In Bancroft v Interserve
(Facilities Management) Ltd, an employer's customer exercised its contractual right to request the employer to remove one of its employees from working at the customer's property. The employee was duly removed – however, the employer could find no alternative employment for him and so he was dismissed.
Was his dismissal fair as being for ‘some other substantial reason’?
In its judgment, the EAT held that whether or not the dismissal was fair depended on whether the employer had taken all steps to seek to mitigate any injustice caused to the employee by the customer’s request. On the facts of this case, it seemed that the employer had accepted the customer’s request that the employee should be removed without any challenge of the reasons for it. If that was the case, the dismissal would be unfair.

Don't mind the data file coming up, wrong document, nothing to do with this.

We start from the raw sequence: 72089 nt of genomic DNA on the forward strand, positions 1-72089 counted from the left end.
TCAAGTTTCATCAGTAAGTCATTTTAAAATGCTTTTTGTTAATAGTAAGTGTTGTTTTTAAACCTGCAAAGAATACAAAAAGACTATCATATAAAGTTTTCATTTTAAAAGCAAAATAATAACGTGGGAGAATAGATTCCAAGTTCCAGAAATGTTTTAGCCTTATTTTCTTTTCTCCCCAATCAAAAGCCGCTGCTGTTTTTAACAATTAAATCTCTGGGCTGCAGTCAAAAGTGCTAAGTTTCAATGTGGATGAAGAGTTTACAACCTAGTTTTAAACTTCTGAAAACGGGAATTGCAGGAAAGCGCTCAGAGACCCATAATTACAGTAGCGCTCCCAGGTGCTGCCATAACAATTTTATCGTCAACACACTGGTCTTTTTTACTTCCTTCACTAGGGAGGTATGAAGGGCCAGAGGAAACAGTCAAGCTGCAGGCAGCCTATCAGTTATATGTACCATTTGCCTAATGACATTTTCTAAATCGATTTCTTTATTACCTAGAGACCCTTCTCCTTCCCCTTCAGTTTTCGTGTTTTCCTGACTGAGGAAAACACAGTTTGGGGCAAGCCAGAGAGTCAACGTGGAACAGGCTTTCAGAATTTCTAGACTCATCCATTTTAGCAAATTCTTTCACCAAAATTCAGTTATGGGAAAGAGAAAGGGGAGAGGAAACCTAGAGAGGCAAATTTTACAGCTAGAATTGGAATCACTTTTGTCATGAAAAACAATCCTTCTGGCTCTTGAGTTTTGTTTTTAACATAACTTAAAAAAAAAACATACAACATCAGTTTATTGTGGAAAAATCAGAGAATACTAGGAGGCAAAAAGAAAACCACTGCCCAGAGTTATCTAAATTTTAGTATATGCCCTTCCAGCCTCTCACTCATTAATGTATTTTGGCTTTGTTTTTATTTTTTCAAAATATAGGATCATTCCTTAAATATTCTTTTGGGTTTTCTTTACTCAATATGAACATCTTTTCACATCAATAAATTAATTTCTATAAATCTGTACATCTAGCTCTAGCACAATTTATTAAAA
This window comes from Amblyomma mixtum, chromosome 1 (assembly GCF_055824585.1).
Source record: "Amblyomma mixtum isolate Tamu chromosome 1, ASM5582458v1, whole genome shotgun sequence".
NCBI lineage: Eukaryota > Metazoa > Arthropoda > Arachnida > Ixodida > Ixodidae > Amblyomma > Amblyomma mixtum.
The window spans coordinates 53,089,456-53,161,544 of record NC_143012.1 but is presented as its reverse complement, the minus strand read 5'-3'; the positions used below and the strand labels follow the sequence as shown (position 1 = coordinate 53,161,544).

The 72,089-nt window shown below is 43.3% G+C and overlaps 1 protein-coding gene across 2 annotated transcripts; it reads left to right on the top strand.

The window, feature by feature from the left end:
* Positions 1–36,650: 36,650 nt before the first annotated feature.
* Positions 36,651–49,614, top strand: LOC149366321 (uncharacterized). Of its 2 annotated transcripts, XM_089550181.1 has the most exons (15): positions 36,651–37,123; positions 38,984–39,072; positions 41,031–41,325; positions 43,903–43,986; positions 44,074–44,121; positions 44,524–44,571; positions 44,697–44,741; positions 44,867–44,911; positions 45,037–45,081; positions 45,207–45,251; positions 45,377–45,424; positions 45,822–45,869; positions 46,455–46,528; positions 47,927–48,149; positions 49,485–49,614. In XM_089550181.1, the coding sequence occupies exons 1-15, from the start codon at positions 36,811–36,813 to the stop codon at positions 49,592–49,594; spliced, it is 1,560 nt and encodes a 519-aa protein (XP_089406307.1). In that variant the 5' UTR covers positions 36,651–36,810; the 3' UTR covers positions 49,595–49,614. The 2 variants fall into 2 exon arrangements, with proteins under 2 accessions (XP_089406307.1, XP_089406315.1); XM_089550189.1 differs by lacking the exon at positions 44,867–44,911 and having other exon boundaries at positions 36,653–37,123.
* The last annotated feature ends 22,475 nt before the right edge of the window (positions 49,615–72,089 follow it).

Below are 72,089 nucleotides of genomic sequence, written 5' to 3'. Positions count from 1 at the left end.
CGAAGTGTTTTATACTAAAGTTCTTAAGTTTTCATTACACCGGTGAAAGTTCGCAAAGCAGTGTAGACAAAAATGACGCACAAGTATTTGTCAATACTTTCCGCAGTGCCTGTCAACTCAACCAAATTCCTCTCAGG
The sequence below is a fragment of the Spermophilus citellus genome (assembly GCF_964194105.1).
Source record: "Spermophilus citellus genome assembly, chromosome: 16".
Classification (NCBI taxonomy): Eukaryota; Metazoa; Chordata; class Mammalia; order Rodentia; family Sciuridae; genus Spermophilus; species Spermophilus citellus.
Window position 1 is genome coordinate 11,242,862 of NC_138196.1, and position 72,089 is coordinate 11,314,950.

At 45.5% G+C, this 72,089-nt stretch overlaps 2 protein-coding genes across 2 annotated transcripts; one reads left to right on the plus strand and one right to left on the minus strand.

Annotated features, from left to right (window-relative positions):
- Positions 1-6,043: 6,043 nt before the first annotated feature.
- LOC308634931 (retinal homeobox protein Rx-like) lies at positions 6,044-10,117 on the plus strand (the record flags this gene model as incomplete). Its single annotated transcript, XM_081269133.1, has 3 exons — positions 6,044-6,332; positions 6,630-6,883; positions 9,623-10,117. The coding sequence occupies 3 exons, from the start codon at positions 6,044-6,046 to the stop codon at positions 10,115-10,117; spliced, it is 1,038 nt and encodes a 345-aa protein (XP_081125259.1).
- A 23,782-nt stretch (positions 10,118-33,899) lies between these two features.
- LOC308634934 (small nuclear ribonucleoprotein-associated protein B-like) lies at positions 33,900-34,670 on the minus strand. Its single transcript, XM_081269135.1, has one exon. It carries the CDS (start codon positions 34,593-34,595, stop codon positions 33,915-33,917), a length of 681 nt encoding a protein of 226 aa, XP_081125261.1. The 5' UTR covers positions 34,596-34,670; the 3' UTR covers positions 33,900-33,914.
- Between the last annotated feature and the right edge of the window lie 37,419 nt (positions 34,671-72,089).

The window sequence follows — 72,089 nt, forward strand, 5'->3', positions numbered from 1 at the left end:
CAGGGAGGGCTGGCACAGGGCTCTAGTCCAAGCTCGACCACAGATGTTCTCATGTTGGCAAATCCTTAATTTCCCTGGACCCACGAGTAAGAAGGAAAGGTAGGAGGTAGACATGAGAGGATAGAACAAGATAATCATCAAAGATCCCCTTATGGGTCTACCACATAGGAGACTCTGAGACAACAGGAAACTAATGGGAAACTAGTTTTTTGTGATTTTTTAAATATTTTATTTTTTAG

Points to note –
Service industry employes should note that such a dismissal may be fair if the employer has done all they reasonably can to mitigate any injustice to the employee and has tried to find him/her alternative work.
Well-drafted contracts between an employer and a customer should require the customer to notify the employer immediately if there are any disciplinary issues with any employee. This provides a mechanism for issues to be dealt with as soon as possible, rather than being allowed to fester – which was what appears to have happened in this case.
It was not an issue in this case, but the EAT commented that, in order to avoid injustice, an employer may be required to take steps to remedy a problem earlier, before anyone has to be dismissed.